Professor Colin D Bingle

Professor of Respiratory Cell and Molecular Biology

Department of Infection, Immunity & Cardiovascular DiseaseColin Bingle
University of Sheffield
Medical School
Beech Hill Road
S10 2RX
United Kingdom

Tel: +44 (0)114 215 9514
Fax: +44 (0)114 271 1863


Currently, I am a Professor of Respiratory Cell and Molecular Biology in the Department of Infection, Immunity and Cardiovascular Disease at the University of Sheffield. I have been at Sheffield since 1997 when I was appointed to a Lectureship to support the development of molecular and cell biology within the Unit following the appointment of Professor Moira Whyte.

My research has been focused on lung epithelial cell biology since I undertook a Postdoctoral Fellowship at Washington University in St Louis between 1991 and 1993. During that time I became interested in the molecular basis of cell type specific gene expression and I published the first ever paper that identified a specific functional role for a transcription factor (HNF-3) in the regulation of a lung specific gene (Biochem J 1993;295:227-232). Since this time my work has continued to employ molecular biology techniques to address questions relating to the regulation, structure, expression and function of pulmonary epithelial genes.

Research Interests:

My long-standing research interests have been focused on cellular differentiation and regulation of gene expression within the developing and adult pulmonary epithelium. This work involves the isolation of pulmonary epithelial cell specific genes as well as the transcription factors, which regulate their expression. Over the past few years my interests have expanded into the fields of the genetics of complex diseases, pulmonary immunology, innate immunity and host defence. Over my time in Sheffield I have also come to appreciate the importance of utilising clinical material as a scientific resource and I have established multiple collaborations to enable the collection and use of such samples for my work.

Teaching Interests:

My teaching interests lie in aspects of genetics and comparative genomics which I teach on the MSc in Molecular Medicine.  I also teach on the Undergraduate Medical Course

Professional Activities:

  • I am a member of the Council of the European Respiratory Society.
  • I am a member of the Animal Science Group at the Society of Biology
  • I am Faculty representative on the University Health and Safety Committee and Chair of the Medical School Health and Safety Committee.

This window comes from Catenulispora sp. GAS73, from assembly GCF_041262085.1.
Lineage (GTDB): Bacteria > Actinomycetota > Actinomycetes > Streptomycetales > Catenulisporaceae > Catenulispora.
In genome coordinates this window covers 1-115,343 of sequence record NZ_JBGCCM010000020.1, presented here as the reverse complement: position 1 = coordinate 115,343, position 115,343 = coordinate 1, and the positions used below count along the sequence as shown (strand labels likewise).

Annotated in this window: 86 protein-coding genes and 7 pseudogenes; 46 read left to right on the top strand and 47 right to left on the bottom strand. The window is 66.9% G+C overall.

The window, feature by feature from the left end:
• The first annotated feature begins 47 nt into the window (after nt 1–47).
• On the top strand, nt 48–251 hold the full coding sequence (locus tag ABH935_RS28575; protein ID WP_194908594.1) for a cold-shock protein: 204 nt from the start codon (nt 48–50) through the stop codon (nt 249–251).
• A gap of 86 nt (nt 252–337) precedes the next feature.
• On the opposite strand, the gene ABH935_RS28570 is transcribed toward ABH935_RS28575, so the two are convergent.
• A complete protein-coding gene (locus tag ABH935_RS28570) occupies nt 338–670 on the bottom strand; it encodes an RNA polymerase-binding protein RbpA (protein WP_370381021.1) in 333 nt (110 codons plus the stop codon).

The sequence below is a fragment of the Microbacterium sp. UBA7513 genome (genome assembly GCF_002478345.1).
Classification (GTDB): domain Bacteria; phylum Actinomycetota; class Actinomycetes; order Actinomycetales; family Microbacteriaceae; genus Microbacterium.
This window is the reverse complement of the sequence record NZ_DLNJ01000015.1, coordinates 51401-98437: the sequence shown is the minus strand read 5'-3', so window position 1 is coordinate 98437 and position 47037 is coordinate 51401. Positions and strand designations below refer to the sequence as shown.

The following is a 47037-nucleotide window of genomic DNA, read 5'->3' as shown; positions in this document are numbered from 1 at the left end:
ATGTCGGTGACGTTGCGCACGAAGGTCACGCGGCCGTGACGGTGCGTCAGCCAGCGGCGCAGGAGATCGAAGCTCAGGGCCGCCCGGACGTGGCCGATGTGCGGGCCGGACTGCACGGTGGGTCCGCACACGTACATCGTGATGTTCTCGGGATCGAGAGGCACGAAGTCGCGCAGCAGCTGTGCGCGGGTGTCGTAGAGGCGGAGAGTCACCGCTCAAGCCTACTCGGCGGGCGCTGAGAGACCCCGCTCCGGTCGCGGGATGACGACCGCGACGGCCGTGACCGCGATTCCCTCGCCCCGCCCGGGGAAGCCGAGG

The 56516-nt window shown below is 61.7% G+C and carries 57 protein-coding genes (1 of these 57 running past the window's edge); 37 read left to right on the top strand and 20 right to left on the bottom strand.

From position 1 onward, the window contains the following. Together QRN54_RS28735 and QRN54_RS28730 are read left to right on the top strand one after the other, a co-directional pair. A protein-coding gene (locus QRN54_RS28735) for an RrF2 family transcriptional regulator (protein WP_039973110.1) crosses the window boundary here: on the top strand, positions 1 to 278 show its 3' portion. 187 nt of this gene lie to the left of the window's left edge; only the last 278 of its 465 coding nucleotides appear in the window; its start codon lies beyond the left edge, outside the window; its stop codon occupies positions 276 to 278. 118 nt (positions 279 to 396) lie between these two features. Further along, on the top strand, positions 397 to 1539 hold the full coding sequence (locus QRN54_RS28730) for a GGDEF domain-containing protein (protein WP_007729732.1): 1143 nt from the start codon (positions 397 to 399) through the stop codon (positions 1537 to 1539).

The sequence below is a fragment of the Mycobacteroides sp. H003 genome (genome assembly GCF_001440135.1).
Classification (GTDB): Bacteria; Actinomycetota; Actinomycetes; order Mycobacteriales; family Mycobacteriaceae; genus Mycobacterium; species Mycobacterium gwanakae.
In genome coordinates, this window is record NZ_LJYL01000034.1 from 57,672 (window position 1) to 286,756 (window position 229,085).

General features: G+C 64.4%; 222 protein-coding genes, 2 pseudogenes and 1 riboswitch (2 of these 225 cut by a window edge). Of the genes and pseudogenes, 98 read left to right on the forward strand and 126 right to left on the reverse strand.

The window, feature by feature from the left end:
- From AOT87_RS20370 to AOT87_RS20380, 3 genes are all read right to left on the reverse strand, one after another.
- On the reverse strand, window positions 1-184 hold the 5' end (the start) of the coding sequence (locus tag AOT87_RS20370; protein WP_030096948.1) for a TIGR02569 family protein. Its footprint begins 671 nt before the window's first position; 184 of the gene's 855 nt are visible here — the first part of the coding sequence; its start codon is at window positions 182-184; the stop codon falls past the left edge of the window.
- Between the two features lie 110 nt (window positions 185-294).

• I am Editor of Biochemical Society Transactions.
  • I am on the Editorial Board of Experimental Lung Research and I am an Editorial Advisor for the Biochemical Journal.

Current Projects:

My research projects largely focus on the identification and characterisation of novel innate immune regulators, particularly members of the WFDC (Oncogene 2002;21:2768-2773) and PLUNC (Hum Mol Gen 2002;11:937-943) protein families. Indeed we identified the later family of proteins and they have gone on to become a significant area of my research focus. Laterly, I have become involved in studies designed to investigate the function and expression of these genes in the developing and diseased respiratory tract using a wide range of clinical samples (J Path 2005; 205: 491-497, Resp Res 2006; April 6;7:61, Resp Res 2007; Nov7:8:79).

My continuing and future studies in this area will elucidate the role these proteins play in a range of pulmonary disease including chronic obstructive pulmonary disease (COPD), pulmonary fibrosis, cystic fibrosis (CF) and asthma in adults as well as in neonatal and paediatric diseases including RSV bronchiolitis and otitis media. I am also expanding my studies into the more tractable model systems with the aim of identifying the function of individual genes from these gene families.

I also work extensively with primary human airway epithelial cells in differentiated air liquid interface cultures as tools to understand the regulation of airway epithelial cell specific genes. At a more clinical level we are also studying host/pathogen interactions using both viral (RSV) and bacterial (Pseudomonas and NTHi) infections. We are presently using these models to understand the biology of co-infections with both RSV and NTHi.

I am using comparative genomic approaches to identify the molecular basis for the evolution of these host defence protein families. This work involves analysis and characterisation of gene families from a range of vertebrate species including chickens, cows and frogs as well as SNP analysis and studies of recent evolutionary events in the primate lineage.

Current Funding:

2013 - 2016 £324,581 Biotechnology and Biological Sciences Research Council. The role of SPLUNC1/BPIFA1 in the host response to respiratory virus infection.
2013 - 2017 £61,000 University of Sheffield Florey Institute Research Studentship. Interactions of airway glycoproteins with Staphylococcus aureus in the respiratory epithelium
2012 - 2015 £52,000 University of Sheffield Research Studentship. The role of PLUNCs in otitis media.
2014 - 2018 £72,514 University of Sheffield A*STAR Research Studentship. Generation of Primary Ciliary Dyskinesia (PCD) phenotype in vitro and assessment of impaired ciliary function on pathogen infection (with Dr Sudipito Roy).
2014 - 2017 £54,114 University of Sheffield Research Studentship. The role of BPIFA1 in the respiratory epithelium


For key publications see below.  For a full list of publications click here

Journal articles